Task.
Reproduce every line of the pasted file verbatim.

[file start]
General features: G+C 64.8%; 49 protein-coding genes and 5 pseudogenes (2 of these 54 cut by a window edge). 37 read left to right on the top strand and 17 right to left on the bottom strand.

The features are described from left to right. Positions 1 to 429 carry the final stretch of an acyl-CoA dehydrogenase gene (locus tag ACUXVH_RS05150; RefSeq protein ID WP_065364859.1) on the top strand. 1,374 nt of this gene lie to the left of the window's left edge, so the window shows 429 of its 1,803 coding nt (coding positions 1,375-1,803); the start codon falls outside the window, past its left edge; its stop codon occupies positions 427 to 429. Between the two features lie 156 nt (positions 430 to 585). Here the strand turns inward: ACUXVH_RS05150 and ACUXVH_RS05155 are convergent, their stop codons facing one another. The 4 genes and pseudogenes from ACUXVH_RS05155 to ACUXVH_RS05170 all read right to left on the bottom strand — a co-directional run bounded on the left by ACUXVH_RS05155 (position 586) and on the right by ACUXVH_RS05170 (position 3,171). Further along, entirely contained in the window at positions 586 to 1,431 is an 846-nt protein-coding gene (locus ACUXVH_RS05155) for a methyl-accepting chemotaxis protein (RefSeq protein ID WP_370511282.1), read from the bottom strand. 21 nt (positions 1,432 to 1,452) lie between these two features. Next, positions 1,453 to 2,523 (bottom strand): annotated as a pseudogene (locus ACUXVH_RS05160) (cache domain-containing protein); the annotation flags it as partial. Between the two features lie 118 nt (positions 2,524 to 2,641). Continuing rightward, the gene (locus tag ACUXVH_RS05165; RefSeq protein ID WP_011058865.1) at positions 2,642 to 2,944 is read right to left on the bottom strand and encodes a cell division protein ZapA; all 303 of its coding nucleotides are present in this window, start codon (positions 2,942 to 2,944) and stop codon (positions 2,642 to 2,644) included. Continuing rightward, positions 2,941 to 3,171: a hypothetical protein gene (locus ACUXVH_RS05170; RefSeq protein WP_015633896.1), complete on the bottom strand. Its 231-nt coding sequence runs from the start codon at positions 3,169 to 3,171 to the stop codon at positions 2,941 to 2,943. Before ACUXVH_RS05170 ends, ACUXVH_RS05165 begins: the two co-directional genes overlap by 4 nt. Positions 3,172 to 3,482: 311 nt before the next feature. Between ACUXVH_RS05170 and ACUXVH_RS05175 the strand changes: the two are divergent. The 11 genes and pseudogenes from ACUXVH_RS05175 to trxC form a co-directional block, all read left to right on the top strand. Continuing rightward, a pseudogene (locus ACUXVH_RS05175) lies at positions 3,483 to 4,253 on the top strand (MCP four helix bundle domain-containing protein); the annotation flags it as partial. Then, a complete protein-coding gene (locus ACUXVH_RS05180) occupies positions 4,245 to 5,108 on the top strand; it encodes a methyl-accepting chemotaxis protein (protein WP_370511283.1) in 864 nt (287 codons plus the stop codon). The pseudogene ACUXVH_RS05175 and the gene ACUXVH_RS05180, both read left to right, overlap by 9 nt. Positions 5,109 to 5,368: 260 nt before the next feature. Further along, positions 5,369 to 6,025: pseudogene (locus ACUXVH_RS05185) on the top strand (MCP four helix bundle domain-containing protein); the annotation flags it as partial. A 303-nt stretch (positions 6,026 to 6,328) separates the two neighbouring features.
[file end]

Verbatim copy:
General features: G+C 64.8%; 49 protein-coding genes and 5 pseudogenes (2 of these 54 cut by a window edge). 37 read left to right on the top strand and 17 right to left on the bottom strand.

The features are described from left to right. Positions 1 to 429 carry the final stretch of an acyl-CoA dehydrogenase gene (locus tag ACUXVH_RS05150; RefSeq protein ID WP_065364859.1) on the top strand. 1,374 nt of this gene lie to the left of the window's left edge, so the window shows 429 of its 1,803 coding nt (coding positions 1,375-1,803); the start codon falls outside the window, past its left edge; its stop codon occupies positions 427 to 429. Between the two features lie 156 nt (positions 430 to 585). Here the strand turns inward: ACUXVH_RS05150 and ACUXVH_RS05155 are convergent, their stop codons facing one another. The 4 genes and pseudogenes from ACUXVH_RS05155 to ACUXVH_RS05170 all read right to left on the bottom strand — a co-directional run bounded on the left by ACUXVH_RS05155 (position 586) and on the right by ACUXVH_RS05170 (position 3,171). Further along, entirely contained in the window at positions 586 to 1,431 is an 846-nt protein-coding gene (locus ACUXVH_RS05155) for a methyl-accepting chemotaxis protein (RefSeq protein ID WP_370511282.1), read from the bottom strand. 21 nt (positions 1,432 to 1,452) lie between these two features. Next, positions 1,453 to 2,523 (bottom strand): annotated as a pseudogene (locus ACUXVH_RS05160) (cache domain-containing protein); the annotation flags it as partial. Between the two features lie 118 nt (positions 2,524 to 2,641). Continuing rightward, the gene (locus tag ACUXVH_RS05165; RefSeq protein ID WP_011058865.1) at positions 2,642 to 2,944 is read right to left on the bottom strand and encodes a cell division protein ZapA; all 303 of its coding nucleotides are present in this window, start codon (positions 2,942 to 2,944) and stop codon (positions 2,642 to 2,644) included. Continuing rightward, positions 2,941 to 3,171: a hypothetical protein gene (locus ACUXVH_RS05170; RefSeq protein WP_015633896.1), complete on the bottom strand. Its 231-nt coding sequence runs from the start codon at positions 3,169 to 3,171 to the stop codon at positions 2,941 to 2,943. Before ACUXVH_RS05170 ends, ACUXVH_RS05165 begins: the two co-directional genes overlap by 4 nt. Positions 3,172 to 3,482: 311 nt before the next feature. Between ACUXVH_RS05170 and ACUXVH_RS05175 the strand changes: the two are divergent. The 11 genes and pseudogenes from ACUXVH_RS05175 to trxC form a co-directional block, all read left to right on the top strand. Continuing rightward, a pseudogene (locus ACUXVH_RS05175) lies at positions 3,483 to 4,253 on the top strand (MCP four helix bundle domain-containing protein); the annotation flags it as partial. Then, a complete protein-coding gene (locus ACUXVH_RS05180) occupies positions 4,245 to 5,108 on the top strand; it encodes a methyl-accepting chemotaxis protein (protein WP_370511283.1) in 864 nt (287 codons plus the stop codon). The pseudogene ACUXVH_RS05175 and the gene ACUXVH_RS05180, both read left to right, overlap by 9 nt. Positions 5,109 to 5,368: 260 nt before the next feature. Further along, positions 5,369 to 6,025: pseudogene (locus ACUXVH_RS05185) on the top strand (MCP four helix bundle domain-containing protein); the annotation flags it as partial. A 303-nt stretch (positions 6,026 to 6,328) separates the two neighbouring features.